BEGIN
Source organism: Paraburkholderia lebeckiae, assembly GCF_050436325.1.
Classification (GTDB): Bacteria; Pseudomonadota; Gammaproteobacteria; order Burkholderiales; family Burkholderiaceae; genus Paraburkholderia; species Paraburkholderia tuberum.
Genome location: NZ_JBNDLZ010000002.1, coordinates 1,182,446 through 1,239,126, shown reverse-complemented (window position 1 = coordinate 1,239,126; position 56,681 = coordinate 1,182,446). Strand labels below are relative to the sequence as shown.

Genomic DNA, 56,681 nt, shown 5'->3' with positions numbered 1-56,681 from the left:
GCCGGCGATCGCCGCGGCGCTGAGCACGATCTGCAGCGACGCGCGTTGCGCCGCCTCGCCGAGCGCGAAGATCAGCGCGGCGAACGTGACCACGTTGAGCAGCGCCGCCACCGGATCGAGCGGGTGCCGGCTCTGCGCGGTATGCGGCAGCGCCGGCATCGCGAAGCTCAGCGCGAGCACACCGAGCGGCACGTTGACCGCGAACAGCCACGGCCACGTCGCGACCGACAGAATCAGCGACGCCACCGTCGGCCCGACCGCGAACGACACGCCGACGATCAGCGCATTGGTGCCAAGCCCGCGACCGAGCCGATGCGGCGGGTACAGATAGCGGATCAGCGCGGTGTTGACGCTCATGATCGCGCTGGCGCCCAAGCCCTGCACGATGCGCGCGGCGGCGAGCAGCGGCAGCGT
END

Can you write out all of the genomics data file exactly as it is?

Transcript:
Source organism: Paraburkholderia lebeckiae, assembly GCF_050436325.1.
Classification (GTDB): Bacteria; Pseudomonadota; Gammaproteobacteria; order Burkholderiales; family Burkholderiaceae; genus Paraburkholderia; species Paraburkholderia tuberum.
Genome location: NZ_JBNDLZ010000002.1, coordinates 1,182,446 through 1,239,126, shown reverse-complemented (window position 1 = coordinate 1,239,126; position 56,681 = coordinate 1,182,446). Strand labels below are relative to the sequence as shown.

Genomic DNA, 56,681 nt, shown 5'->3' with positions numbered 1-56,681 from the left:
GCCGGCGATCGCCGCGGCGCTGAGCACGATCTGCAGCGACGCGCGTTGCGCCGCCTCGCCGAGCGCGAAGATCAGCGCGGCGAACGTGACCACGTTGAGCAGCGCCGCCACCGGATCGAGCGGGTGCCGGCTCTGCGCGGTATGCGGCAGCGCCGGCATCGCGAAGCTCAGCGCGAGCACACCGAGCGGCACGTTGACCGCGAACAGCCACGGCCACGTCGCGACCGACAGAATCAGCGACGCCACCGTCGGCCCGACCGCGAACGACACGCCGACGATCAGCGCATTGGTGCCAAGCCCGCGACCGAGCCGATGCGGCGGGTACAGATAGCGGATCAGCGCGGTGTTGACGCTCATGATCGCGCTGGCGCCCAAGCCCTGCACGATGCGCGCGGCGGCGAGCAGCGGCAGCGT